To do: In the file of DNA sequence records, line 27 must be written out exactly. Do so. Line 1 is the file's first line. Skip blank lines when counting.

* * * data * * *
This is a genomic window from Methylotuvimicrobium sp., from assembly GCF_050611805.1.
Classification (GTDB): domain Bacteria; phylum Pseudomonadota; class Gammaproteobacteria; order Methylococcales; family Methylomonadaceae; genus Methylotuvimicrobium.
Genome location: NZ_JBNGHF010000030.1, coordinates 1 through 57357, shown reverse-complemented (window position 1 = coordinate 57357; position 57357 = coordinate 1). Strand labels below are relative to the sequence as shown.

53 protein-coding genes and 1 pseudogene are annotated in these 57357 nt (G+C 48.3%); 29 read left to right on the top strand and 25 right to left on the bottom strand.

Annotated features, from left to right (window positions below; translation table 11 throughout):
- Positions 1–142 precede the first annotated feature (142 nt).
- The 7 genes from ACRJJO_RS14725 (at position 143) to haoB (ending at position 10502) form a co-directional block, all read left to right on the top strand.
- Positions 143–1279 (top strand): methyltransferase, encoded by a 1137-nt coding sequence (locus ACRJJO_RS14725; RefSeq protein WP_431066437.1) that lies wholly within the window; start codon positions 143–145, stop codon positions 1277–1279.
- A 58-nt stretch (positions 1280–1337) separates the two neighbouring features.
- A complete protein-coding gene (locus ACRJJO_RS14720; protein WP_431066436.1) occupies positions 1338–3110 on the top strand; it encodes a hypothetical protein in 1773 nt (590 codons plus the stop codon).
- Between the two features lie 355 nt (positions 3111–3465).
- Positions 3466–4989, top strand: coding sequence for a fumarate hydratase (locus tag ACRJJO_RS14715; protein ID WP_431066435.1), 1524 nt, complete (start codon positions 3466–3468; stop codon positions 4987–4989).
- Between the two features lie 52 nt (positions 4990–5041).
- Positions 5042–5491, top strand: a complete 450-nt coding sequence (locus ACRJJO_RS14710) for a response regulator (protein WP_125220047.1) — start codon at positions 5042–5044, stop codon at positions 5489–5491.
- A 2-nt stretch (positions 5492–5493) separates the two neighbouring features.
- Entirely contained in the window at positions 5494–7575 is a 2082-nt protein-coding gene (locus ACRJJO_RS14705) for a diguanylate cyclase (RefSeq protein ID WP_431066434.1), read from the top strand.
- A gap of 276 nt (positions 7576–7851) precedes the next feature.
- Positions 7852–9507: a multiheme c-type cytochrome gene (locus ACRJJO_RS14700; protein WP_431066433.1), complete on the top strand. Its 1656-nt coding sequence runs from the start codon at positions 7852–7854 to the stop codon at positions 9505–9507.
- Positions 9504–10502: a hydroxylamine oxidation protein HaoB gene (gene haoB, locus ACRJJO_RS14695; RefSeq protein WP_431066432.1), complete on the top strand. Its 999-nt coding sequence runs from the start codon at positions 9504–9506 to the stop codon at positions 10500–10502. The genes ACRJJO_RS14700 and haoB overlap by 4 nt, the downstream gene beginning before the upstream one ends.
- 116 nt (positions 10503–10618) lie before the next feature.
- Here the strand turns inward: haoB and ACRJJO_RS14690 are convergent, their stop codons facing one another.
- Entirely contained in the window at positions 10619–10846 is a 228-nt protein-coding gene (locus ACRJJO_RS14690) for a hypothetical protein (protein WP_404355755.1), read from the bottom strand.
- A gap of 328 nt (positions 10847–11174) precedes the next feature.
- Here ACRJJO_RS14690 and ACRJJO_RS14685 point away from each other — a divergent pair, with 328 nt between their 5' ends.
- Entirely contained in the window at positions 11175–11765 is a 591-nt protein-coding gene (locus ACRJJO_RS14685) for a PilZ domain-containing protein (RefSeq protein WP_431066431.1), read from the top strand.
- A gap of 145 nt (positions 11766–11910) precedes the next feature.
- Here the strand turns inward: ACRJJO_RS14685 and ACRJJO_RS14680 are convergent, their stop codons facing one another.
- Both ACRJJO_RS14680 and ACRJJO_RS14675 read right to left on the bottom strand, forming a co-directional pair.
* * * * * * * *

- Here the strand turns inward: ACRJJO_RS14685 and ACRJJO_RS14680 are convergent, their stop codons facing one another.